Georgia death row inmate Kenneth Fults will be executed by lethal injection at 7 p.m. tonight at the state prison in Jackson. The prisoner pleaded guilty and was sentenced to death for killing his neighbor during a burglary in 1996.
On Monday, the State Board of Pardons and Paroles held a clemency hearing for 47-year-old Fults but decided not to grant leniency. CBS News reports that the board did not provide a reason for their denial, only stating that members considered all the facts and circumstances of the case.
During his trial, prosecutors claimed Fults stole two guns and went to kill his ex-girlfriend's boyfriend. However, he was unable to complete the murder.
Later, Fults broke into the trailer home next to his and found 19-year-old Cathy Bounds alone. Realizing Fults was going to harm her, the young woman begged for her life and even offered to give him the rings on her fingers.
The death row inmate ignored her pleas and dragged her to a bedroom, wrapped tape around her head, and threw her face-down on the bed. Fults then placed a pillow over her head and shot her five times using one of the guns he had stolen earlier.
Lawyers for Fults pleaded for mercy contending that the convicted killer was often abused and neglected by his alcoholic mother while growing up. They also said Fults suffers from a mental impairment that affects his reasoning skills, keeps him from fully understanding his actions, and disables his ability to learn from experiences.
"Mr. Fults, the man, committed a terrible, tragic act when he killed Cathy Bounds," they wrote. "But before the man existed, there was an innocent, vulnerable child in his place. And that child, Kenny, fell through the cracks."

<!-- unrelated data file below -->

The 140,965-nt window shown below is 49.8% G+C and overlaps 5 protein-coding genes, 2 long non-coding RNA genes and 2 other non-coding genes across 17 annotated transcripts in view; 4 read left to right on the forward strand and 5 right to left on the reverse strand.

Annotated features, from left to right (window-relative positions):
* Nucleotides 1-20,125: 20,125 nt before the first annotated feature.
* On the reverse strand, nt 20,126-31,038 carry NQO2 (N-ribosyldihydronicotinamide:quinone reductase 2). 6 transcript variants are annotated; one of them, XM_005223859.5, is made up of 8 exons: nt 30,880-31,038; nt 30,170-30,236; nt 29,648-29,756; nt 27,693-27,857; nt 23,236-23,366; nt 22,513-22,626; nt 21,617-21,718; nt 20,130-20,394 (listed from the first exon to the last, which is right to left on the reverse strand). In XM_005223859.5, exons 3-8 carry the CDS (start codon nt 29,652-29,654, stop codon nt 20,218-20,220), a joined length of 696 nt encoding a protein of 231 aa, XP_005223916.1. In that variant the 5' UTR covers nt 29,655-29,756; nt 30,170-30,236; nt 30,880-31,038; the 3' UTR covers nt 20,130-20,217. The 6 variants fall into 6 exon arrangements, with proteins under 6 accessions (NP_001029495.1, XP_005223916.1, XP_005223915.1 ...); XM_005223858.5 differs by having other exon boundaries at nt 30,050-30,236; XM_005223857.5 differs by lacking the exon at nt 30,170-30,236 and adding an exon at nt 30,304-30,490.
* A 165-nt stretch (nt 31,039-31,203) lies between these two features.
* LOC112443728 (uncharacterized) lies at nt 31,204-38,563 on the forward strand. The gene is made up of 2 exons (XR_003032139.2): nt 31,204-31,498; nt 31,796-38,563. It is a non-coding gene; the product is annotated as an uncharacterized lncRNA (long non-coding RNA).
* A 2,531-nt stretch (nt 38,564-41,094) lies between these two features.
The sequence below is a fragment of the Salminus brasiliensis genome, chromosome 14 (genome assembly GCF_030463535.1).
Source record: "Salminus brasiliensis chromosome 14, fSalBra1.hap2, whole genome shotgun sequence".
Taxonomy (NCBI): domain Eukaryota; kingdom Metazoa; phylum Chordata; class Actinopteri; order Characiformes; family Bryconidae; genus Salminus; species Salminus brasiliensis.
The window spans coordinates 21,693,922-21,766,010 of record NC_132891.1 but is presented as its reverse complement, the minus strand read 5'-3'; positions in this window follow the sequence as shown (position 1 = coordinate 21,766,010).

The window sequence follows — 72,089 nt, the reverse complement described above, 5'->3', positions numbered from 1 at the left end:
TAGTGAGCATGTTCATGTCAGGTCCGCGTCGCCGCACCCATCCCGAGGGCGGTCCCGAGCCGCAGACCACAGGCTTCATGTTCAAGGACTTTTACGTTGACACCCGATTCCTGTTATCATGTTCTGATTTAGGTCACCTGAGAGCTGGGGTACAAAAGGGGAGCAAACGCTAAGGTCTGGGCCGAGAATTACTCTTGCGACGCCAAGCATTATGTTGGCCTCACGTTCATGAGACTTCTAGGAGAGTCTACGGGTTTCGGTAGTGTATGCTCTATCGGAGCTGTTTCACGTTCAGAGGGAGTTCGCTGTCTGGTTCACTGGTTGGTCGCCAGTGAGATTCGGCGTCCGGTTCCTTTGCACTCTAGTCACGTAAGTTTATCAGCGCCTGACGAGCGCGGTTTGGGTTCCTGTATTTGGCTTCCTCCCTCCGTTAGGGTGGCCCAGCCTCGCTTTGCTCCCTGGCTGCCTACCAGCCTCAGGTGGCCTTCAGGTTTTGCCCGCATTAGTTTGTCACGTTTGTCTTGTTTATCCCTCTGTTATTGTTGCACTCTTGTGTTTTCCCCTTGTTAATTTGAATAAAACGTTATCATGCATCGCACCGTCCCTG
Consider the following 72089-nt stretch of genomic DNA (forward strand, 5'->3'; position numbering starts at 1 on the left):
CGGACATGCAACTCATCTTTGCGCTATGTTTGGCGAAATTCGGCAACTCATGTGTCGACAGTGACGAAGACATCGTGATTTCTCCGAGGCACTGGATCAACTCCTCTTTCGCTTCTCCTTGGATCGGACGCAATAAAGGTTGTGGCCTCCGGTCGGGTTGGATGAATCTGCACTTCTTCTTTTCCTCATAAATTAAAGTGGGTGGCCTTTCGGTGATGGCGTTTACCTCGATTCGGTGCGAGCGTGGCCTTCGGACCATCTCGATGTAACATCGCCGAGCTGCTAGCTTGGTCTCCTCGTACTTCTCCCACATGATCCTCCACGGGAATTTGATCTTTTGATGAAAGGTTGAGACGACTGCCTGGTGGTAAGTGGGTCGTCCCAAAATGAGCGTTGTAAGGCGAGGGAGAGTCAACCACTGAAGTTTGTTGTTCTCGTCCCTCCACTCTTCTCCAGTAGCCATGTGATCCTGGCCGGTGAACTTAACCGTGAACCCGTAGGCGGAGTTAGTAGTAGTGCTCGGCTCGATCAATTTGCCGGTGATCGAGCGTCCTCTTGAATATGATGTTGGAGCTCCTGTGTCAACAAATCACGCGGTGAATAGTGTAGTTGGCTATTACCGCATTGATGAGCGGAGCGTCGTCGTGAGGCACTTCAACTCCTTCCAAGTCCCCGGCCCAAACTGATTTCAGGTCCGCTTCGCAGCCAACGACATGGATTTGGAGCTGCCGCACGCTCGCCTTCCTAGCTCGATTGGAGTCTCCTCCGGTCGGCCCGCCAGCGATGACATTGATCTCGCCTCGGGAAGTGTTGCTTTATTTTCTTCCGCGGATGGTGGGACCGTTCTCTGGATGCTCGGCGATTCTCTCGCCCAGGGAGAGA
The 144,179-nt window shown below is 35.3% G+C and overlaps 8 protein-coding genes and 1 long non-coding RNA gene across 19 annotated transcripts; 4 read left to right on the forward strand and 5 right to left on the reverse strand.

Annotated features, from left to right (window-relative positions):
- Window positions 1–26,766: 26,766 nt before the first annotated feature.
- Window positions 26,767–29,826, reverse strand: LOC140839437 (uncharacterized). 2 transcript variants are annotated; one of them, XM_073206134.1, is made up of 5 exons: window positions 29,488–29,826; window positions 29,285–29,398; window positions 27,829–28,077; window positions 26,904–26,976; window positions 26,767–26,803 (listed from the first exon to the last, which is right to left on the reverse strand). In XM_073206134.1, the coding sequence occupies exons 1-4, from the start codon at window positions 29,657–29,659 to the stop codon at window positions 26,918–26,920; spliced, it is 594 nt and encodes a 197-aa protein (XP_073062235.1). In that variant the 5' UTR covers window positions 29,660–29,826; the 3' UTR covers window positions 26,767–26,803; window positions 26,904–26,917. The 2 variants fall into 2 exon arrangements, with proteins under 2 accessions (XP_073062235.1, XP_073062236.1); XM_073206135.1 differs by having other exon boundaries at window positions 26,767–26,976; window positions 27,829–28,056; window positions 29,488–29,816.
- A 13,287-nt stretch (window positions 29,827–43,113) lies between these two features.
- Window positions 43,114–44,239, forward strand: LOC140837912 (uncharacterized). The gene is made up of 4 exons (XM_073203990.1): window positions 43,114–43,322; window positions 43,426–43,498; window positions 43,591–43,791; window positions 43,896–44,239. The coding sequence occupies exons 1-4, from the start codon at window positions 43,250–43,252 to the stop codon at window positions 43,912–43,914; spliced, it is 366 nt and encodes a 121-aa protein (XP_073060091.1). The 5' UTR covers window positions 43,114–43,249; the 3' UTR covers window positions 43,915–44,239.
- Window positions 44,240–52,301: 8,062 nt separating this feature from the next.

The attorneys reminded the board that Fults took responsibility for the crime by pleading guilty and showed remorse at his trial by telling Bounds' mother that he wished he could switch places with the young woman.
They also claimed one of the jurors was racially biased during the sentencing phase of the trial and the defense attorney provided an inadequate defense by failing to tell jurors that Fults was mentally disabled. The attorneys have also filed a petition with the U.S. Supreme Court, arguing Fults' death penalty is unconstitutional because of the juror's racial prejudice.
The juror, a white man named Thomas Buffington, told the judge and lawyers on both sides in the 1997 trial that he did not feel any racial prejudice. However, eight years later, during a conversation with an investigator hired by Fults' attorney, Buffington used two racial slurs when referring to the black death row inmate. Buffington, who was 79-year-old when he spoke with the investigator, has since passed away.
"Once he pled guilty, I knew I would vote for the death penalty because that's what that (N-word) deserved," Buffington said, according to a signed affidavit.
Due to procedural reasons, state and federal courts have refused to consider Fults' argument that his death sentence was improperly imposed. In October, the U.S. Supreme Court declined to hear the case on appeal.
Still, Fults' attorneys are requesting the high court look at the case directly and not as an appeal. They point out that a somewhat similar case was heard just last week by the court.
The state of Georgia disagreed through its own court filing. They said the case has not established enough extraordinary circumstances to warrant the Supreme Court to take it directly.
The Georgia execution of Kenneth Fults will be the fourth in the state this year. As previously reported by the Inquisitr, Joshua Daniel Bishop was put to death for the fatal beating of his friend, Leverett Morrison. Daniel Lucas, another death row inmate, is scheduled for execution on April 27.
[Photo by Georgia Department of Corrections/Getty Images]